Polybios provides a surprisingly detailed enumeration of Iberian troops being deployed around the Mediterranean in preparation for Hannibal’s invasion of Italy,
“for the fact is that I myself found on Lacinium a bronze tablet, which Hannibal had caused to be inscribed with these particulars when he was in Italy; and holding it to be an entirely trustworthy authority for such facts, I did not hesitate to follow it” (Plb. 3.33)
In as much his claims are true cannot be decided with certainty, but as always we have to be careful with numbers in ancient sources. Nevertheless one can get an impression of the different theatres of war Iberian troops were used in and the multiethnic make-up of Carthaginian armies:
Thirdly, he [Hannibal] took precautions for the security of Libya, by selecting with prudent skill certain soldiers from the home army to come over to Iberia, and certain from the Iberian army to go to Libya; by which interchange he secured cordial feeling of confidence between the two armies.
The Iberians sent to Libya were the Thersitae, the Mastiani, as well as the Oretes and Olcades, mustering together twelve hundred cavalry and thirteen thousand eight hundred and fifty foot. Besides these there were eight hundred and seventy slingers from the Balearic Isles, whose name, as that of the islands they inhabit, is derived from the word ballein, “to throw,” because of their peculiar skill with the sling. Most of these troops he ordered to be stationed at Metagonia in Libya, and the rest in Carthage itself. And from the cities in the district of Metagonia he sent four thousand foot also into Carthage, to serve at once as hostages for the fidelity of their country, and as an additional guard for the city.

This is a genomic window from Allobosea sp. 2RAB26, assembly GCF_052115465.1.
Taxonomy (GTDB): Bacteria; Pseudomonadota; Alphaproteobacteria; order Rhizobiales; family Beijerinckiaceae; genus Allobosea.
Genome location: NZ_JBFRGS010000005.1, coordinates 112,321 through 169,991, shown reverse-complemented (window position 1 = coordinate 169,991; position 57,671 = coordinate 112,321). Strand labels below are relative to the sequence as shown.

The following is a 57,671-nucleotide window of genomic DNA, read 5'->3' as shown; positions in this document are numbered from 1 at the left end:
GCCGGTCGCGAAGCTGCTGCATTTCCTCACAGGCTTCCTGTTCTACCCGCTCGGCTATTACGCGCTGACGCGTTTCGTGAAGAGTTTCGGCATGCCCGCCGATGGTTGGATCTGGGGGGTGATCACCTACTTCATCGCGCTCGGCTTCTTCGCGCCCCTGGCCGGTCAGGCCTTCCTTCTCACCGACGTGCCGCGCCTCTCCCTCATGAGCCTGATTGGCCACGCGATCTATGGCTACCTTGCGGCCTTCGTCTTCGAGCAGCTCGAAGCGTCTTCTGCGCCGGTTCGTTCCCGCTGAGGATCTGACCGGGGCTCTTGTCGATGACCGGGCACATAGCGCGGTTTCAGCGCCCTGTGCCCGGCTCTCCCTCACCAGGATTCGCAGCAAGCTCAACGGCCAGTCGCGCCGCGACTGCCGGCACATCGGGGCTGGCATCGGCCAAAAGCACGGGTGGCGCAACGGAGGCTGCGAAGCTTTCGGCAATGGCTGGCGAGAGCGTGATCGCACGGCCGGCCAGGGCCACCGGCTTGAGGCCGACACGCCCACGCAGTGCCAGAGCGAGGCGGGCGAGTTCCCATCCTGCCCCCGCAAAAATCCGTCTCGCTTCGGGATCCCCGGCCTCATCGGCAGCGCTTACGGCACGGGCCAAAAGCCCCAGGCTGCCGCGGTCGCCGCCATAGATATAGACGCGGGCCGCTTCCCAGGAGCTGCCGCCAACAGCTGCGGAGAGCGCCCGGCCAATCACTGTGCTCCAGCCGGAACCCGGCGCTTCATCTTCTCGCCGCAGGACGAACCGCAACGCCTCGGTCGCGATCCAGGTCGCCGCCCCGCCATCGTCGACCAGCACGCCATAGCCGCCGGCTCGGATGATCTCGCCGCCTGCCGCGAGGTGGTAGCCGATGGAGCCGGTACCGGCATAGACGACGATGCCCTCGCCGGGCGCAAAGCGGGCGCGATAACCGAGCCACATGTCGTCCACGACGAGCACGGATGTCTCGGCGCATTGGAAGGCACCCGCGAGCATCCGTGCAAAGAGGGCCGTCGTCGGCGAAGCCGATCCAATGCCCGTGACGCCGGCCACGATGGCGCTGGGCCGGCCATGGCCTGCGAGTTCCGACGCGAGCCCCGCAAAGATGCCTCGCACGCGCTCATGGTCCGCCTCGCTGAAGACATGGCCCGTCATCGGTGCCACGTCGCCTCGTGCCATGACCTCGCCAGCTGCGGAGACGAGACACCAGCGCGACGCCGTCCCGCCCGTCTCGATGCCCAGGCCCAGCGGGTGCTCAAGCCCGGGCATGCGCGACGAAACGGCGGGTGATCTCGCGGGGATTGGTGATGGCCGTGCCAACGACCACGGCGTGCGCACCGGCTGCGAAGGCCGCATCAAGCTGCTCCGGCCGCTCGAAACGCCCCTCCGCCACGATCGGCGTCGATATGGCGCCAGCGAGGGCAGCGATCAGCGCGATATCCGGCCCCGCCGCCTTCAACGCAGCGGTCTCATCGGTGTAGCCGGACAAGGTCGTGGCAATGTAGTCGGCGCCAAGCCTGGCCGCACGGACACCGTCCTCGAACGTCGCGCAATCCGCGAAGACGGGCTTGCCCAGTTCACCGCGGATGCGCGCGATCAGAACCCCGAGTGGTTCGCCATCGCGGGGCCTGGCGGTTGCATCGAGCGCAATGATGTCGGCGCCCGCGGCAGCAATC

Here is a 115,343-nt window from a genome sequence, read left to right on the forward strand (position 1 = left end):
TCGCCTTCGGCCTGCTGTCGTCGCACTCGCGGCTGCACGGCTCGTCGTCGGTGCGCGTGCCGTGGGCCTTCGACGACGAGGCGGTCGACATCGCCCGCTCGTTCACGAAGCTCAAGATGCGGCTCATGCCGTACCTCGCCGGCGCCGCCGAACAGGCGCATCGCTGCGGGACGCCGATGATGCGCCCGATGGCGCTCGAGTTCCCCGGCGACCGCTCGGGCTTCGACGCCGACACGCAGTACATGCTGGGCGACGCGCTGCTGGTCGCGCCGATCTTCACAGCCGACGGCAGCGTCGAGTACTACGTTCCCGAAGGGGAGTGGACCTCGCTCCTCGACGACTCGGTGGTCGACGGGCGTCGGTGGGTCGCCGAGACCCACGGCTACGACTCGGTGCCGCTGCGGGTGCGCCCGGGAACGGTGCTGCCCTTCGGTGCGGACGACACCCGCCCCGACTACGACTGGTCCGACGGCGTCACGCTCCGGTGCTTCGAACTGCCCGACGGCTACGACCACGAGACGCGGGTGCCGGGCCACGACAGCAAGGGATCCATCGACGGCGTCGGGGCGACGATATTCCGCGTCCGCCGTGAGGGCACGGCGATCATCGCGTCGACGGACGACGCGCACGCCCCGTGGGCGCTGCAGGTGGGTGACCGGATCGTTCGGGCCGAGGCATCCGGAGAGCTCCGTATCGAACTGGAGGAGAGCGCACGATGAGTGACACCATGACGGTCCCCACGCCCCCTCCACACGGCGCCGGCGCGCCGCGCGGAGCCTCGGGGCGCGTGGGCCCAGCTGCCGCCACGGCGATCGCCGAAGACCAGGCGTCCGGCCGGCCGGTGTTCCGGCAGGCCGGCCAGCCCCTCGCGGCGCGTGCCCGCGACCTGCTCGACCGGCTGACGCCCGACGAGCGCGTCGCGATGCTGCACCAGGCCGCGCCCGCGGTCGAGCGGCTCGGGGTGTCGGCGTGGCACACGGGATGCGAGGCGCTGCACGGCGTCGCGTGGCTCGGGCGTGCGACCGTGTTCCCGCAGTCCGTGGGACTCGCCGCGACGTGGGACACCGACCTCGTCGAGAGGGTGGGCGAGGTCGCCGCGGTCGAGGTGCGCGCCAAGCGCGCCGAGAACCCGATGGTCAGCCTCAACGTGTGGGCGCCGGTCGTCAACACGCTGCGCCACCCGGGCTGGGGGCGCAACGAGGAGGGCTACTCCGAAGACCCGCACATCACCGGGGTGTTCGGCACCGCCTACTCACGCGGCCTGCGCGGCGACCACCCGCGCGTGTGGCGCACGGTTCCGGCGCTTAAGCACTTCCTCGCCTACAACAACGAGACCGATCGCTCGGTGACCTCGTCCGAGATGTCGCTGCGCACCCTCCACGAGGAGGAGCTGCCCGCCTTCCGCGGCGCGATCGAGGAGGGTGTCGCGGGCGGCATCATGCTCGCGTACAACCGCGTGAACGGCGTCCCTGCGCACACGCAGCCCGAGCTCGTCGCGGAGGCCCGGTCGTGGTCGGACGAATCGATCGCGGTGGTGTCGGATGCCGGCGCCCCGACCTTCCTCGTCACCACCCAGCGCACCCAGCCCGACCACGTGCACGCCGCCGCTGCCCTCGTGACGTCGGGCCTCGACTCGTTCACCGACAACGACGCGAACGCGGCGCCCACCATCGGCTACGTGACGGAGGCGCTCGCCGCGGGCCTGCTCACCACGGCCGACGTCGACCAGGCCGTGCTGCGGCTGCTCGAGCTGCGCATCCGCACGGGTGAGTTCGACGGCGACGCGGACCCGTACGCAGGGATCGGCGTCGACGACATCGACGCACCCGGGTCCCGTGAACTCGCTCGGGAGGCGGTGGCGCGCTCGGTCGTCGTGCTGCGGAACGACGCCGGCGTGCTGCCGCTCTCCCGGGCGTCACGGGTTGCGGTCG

With his brother Hasdrubal in Iberia he left fifty quinqueremes, two quadriremes, and five triremes, thirty-two of the quinqueremes being furnished with crews, and all five of the triremes; also cavalry consisting of four hundred and fifty Libyophenicians and Libyans, three hundred Lergetae, eighteen hundred Numidians of the Massolian, Massaesylian, Maccoeian, and Maurian tribes, who dwell by the ocean; with eleven thousand eight hundred and fifty Libyans, three hundred Ligures, five hundred of the Balearic Islanders, and twenty-one elephants (Plb. 3.33).
The beauty of collecting an Iberian army is their versatility. Contingents can easily be used in quite different theatres of war and in different periods of time. Allied with Rome, Carthage or eastern city-states they will see a lot of use. Naturally they can be used on their own to depict inter-tribal warfare or field battles against Roman or Carthaginian armies. Finally, Viriathus’ Lusitanian rebellion and later Sertorius’ fight against the Romans are interesting conflicts Iberian troops can be used in, too.
Use in Field of Glory